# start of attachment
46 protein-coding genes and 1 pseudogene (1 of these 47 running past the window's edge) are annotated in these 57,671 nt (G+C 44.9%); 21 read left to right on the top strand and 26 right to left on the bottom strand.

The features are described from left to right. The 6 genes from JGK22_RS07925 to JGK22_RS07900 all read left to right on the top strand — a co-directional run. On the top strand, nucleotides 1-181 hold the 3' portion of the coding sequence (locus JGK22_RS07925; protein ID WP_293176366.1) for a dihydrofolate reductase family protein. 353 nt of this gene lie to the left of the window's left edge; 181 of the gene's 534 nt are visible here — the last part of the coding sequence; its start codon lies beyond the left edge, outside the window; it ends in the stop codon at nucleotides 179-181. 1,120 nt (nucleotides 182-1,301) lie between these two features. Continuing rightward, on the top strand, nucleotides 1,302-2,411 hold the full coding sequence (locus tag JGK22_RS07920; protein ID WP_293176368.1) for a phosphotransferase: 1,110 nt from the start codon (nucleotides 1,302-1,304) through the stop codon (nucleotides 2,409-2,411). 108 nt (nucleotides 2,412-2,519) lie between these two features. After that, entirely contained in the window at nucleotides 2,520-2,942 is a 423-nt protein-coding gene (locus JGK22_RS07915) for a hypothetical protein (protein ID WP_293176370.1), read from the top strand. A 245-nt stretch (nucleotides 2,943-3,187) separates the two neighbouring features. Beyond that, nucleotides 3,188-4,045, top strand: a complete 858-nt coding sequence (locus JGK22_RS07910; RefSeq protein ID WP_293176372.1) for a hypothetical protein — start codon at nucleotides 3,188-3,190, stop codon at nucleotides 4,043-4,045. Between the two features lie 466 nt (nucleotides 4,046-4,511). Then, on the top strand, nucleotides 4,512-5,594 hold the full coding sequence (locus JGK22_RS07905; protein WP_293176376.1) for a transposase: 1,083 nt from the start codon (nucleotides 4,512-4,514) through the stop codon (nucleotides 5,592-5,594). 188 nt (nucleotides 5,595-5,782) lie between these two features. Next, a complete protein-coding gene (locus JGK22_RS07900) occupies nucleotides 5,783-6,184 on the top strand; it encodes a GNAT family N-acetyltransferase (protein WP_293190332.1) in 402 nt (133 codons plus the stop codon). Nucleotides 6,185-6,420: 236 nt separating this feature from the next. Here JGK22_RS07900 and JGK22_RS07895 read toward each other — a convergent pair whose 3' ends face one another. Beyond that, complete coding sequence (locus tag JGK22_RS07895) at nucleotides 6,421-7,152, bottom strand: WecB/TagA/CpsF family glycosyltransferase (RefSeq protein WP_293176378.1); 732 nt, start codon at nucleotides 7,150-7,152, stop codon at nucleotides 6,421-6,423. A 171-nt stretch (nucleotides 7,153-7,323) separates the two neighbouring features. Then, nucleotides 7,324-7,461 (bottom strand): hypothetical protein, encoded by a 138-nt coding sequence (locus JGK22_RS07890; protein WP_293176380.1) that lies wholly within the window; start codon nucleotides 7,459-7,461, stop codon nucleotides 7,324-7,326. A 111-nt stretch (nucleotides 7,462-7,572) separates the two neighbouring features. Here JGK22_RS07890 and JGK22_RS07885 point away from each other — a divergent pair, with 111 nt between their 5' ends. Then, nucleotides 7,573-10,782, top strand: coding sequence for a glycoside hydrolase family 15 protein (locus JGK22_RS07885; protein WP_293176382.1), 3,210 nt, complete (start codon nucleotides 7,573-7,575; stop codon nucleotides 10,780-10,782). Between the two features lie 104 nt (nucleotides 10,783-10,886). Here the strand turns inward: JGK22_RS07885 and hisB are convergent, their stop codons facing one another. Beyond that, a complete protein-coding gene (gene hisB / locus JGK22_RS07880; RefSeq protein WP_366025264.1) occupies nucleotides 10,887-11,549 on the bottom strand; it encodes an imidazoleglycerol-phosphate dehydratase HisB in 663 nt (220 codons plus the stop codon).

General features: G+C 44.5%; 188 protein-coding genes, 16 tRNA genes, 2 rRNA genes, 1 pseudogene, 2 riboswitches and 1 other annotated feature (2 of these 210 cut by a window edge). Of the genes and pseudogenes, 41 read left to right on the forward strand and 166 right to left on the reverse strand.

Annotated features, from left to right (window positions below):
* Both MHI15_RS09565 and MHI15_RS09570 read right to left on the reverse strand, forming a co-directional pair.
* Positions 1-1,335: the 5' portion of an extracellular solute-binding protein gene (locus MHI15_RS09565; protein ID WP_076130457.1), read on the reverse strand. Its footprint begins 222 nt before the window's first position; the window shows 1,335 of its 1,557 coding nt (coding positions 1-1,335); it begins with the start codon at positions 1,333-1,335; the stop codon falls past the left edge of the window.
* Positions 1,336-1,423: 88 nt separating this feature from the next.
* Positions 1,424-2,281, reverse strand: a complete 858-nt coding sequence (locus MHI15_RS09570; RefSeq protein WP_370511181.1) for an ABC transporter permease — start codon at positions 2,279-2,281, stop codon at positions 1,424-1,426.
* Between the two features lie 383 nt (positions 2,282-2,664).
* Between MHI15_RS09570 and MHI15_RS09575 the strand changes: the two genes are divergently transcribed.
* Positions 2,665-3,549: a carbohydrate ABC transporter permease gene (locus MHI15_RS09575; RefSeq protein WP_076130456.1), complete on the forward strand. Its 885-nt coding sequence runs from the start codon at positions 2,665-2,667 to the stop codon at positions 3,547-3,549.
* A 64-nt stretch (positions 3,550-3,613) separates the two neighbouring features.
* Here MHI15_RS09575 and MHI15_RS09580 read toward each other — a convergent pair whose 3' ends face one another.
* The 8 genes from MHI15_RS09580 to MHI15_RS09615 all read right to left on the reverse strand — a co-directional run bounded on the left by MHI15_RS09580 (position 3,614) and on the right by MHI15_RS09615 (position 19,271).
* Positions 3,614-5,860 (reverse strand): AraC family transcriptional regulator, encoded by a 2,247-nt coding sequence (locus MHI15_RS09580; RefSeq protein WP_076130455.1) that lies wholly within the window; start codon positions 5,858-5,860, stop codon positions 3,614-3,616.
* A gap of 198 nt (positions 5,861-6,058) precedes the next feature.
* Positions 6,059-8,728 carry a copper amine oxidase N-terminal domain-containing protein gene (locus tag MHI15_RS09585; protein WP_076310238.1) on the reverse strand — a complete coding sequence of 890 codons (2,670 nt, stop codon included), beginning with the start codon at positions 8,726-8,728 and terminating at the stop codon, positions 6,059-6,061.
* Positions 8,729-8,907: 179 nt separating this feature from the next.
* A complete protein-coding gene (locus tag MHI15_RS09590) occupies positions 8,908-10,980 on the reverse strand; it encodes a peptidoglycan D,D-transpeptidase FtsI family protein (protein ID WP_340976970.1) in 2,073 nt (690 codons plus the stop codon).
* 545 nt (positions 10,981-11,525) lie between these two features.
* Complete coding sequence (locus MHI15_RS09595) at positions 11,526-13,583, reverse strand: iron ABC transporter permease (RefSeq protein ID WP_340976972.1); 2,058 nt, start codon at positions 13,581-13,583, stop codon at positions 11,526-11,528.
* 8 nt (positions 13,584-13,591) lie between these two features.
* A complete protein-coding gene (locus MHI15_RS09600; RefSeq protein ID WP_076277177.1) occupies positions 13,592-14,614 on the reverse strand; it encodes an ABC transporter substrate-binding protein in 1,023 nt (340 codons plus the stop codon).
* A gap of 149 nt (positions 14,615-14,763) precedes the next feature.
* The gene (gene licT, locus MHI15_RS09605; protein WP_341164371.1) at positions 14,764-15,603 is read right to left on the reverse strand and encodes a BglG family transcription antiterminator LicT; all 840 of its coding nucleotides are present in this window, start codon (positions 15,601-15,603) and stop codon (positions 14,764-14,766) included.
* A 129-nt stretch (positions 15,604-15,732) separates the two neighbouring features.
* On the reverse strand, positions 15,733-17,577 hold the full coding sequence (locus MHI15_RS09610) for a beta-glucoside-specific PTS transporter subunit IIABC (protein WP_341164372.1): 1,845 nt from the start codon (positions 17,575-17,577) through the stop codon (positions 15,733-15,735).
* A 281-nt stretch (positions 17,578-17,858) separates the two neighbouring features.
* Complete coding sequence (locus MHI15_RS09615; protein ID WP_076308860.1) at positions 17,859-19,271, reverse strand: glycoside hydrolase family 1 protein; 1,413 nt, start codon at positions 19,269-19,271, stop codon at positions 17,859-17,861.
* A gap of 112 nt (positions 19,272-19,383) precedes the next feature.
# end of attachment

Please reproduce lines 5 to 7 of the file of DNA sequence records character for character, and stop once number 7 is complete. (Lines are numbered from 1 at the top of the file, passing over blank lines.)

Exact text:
* Both MHI15_RS09565 and MHI15_RS09570 read right to left on the reverse strand, forming a co-directional pair.
* Positions 1-1,335: the 5' portion of an extracellular solute-binding protein gene (locus MHI15_RS09565; protein ID WP_076130457.1), read on the reverse strand. Its footprint begins 222 nt before the window's first position; the window shows 1,335 of its 1,557 coding nt (coding positions 1-1,335); it begins with the start codon at positions 1,333-1,335; the stop codon falls past the left edge of the window.
* Positions 1,336-1,423: 88 nt separating this feature from the next.